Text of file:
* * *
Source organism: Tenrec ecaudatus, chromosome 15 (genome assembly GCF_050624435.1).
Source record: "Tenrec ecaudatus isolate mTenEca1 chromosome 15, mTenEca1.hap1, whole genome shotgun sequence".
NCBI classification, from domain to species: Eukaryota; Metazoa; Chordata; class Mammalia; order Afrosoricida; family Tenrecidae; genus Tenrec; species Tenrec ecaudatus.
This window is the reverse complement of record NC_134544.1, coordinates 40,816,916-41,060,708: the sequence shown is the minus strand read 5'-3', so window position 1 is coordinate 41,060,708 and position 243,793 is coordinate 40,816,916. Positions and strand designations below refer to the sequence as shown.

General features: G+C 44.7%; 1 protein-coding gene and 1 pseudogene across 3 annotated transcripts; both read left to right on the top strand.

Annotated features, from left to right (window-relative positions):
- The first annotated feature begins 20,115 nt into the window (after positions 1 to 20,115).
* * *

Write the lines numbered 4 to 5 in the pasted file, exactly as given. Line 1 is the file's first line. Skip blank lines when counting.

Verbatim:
This window is the reverse complement of record NC_134544.1, coordinates 40,816,916-41,060,708: the sequence shown is the minus strand read 5'-3', so window position 1 is coordinate 41,060,708 and position 243,793 is coordinate 40,816,916. Positions and strand designations below refer to the sequence as shown.

General features: G+C 44.7%; 1 protein-coding gene and 1 pseudogene across 3 annotated transcripts; both read left to right on the top strand.